More poor, disabled and elderly residents than ever are at risk in South Carolina’s community residential care facilities, an investigation by a state independent watchdog group has found.
In a 60-page report issued Tuesday, the Columbia-based group Protection & Advocacy for People with Disabilities found that many of the 17,000 residents of the state’s 477 community care facilities are living in substandard facilities that in many cases receive inadequate oversight from state agencies entrusted with their care.
According to the report, the failings at many facilities include:
• Dirty, unsanitary conditions
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• Not enough food for residents
• Improperly administered medications by staff to residents
The S.C. Department of Health and Environmental Control – the main state oversight agency for the facilities – is already responding to two recommendations in the report, DHEC director Catherine Templeton said Tuesday after the report’s release.
DHEC is taking steps to put inspection reports and corrective actions on the agency website so the public can quickly learn the latest information on each of the 477 care facilities, Templeton said. Currently, anyone wanting to learn the latest status of a care facility must file a time-consuming Freedom of Information request to see the paper inspection reports.
DHEC also will be hiring more inspectors to go into the care facilities, she said. Templeton didn’t know exactly how many would be hired, but it will be more than the current number of six or so, she indicated.
Shortly after assuming the DHEC directorship last year, Templeton said, she was surprised by the hesitation the DHEC inspections staff showed in shutting down a Charleston-area care facility whose operation was threatening the health of its residents.
Templeton ordered the staff to close the facility to protect the patients. Since then, she said, she has directed the staff to put the welfare of the facilities’ residents over the business interests of the providers.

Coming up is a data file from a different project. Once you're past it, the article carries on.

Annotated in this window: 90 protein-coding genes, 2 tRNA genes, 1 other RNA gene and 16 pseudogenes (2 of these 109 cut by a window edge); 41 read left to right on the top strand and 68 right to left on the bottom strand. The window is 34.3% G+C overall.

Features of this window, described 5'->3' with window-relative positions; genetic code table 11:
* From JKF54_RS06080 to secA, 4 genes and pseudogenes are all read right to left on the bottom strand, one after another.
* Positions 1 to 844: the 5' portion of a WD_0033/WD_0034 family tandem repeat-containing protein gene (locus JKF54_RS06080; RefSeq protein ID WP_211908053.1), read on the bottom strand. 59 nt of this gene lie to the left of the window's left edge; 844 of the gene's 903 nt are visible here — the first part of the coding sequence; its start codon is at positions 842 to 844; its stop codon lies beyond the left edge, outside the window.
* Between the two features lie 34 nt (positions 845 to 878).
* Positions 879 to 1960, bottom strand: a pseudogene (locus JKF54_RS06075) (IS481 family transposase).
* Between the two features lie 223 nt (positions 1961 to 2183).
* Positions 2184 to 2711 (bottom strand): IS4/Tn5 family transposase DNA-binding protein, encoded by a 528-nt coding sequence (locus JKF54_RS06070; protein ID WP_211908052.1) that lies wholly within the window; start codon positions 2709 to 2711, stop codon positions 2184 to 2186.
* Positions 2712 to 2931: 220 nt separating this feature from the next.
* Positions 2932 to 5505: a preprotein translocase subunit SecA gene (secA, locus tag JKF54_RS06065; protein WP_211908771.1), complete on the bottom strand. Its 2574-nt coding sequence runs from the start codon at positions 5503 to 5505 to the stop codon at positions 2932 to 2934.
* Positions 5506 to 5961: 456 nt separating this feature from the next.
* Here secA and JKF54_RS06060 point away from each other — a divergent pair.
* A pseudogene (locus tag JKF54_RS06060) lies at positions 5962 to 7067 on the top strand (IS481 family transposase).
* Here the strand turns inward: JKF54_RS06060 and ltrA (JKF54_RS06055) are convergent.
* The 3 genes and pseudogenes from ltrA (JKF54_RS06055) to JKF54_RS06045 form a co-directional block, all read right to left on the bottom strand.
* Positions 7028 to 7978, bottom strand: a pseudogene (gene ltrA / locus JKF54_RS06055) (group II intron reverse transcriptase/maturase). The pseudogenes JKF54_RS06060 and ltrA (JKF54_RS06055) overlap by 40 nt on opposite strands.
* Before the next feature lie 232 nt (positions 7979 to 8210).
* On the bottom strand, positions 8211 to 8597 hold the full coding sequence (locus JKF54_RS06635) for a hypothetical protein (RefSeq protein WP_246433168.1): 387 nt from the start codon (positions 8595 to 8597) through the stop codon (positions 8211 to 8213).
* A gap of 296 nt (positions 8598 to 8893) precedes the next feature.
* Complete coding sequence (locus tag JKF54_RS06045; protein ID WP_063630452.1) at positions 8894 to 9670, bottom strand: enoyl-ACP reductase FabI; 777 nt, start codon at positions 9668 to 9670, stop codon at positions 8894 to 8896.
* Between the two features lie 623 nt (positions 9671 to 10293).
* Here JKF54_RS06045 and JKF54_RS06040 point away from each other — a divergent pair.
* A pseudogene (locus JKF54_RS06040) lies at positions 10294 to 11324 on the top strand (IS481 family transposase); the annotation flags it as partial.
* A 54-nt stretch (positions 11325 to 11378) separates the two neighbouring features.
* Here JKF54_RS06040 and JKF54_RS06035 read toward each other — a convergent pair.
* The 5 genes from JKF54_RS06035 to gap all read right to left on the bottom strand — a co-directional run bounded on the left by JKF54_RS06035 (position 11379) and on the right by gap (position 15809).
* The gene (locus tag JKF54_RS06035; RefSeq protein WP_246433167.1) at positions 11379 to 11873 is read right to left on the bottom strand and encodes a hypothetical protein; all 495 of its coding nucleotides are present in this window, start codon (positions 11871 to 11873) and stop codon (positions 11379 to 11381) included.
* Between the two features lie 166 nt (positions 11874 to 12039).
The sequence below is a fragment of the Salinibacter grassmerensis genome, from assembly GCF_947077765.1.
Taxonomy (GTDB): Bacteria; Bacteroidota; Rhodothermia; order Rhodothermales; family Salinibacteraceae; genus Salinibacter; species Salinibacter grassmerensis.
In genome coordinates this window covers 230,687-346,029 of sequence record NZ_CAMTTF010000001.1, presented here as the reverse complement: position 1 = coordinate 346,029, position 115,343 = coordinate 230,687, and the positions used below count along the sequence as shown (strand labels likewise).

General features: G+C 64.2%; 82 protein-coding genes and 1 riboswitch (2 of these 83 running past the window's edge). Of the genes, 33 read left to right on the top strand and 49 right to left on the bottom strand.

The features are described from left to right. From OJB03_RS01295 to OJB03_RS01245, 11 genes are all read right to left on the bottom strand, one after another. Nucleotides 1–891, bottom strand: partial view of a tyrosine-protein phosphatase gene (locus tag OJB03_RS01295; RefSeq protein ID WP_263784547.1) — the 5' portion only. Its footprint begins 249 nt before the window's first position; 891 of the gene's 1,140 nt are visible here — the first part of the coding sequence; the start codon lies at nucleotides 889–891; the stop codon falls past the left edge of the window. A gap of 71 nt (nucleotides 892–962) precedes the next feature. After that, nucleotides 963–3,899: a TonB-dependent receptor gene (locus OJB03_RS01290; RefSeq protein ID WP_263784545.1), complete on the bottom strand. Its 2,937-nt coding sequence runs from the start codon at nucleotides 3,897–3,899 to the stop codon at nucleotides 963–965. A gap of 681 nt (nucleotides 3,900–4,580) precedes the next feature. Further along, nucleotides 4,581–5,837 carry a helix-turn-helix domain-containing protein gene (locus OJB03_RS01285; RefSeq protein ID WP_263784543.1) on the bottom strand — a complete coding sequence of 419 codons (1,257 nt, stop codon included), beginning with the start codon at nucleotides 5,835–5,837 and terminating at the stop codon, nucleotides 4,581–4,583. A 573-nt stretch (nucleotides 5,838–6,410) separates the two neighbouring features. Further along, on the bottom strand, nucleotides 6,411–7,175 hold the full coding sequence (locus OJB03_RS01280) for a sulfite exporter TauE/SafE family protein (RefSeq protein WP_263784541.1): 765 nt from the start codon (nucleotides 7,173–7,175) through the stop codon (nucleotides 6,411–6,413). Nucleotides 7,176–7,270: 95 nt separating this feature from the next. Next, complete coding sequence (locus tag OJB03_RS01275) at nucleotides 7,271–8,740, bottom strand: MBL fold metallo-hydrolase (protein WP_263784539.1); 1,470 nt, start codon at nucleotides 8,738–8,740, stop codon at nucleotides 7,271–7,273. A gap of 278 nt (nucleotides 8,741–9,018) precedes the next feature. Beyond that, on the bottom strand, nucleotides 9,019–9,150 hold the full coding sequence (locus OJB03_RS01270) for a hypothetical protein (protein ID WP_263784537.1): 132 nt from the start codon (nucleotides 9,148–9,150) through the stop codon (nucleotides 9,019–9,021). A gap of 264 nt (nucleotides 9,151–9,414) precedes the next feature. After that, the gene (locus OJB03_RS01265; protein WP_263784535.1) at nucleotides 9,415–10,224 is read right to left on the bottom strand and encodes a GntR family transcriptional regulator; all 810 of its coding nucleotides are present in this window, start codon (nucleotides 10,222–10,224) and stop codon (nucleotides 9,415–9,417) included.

Gloria Prevost, executive director of the Protection & Advocacy group, confirmed Templeton’s account and said there has been a sea change in DHEC culture pertaining to care facilities since Templeton took over.
“The emphasis used to be on protecting the business interests of the provider,” Prevost said. “Now, their emphasis is on making things better for the people who live there.”
People who live at residential care facilities are more vulnerable than people who live at nursing homes, which have a sharply higher level of state and federal oversight and stiffer requirements for qualified staff. At nursing homes, for example, trained nurses dispense medications, while at residential care facilities, untrained people can give out medications.
Many residents pay for their stays in the care facilities with state and federal assistance, but that money doesn’t buy much, the report said.
“Far too often these funds provide grossly inadequate care with little oversight,” the report says.
The Protection & Advocacy group, whose $1.7 million yearly budget is mostly federally funded, has broad authority under state and federal law to independently investigate allegations of abuse and neglect at state care facilities.
Its last major investigative report was issued in 2009, several months after The State newspaper reported on major shortcomings in the homes’ oversight and needless deaths at some.
That 2009 report found numerous substandard conditions at many facilities.
“Almost four years later, the same unsafe and deplorable conditions still exist,” the report said.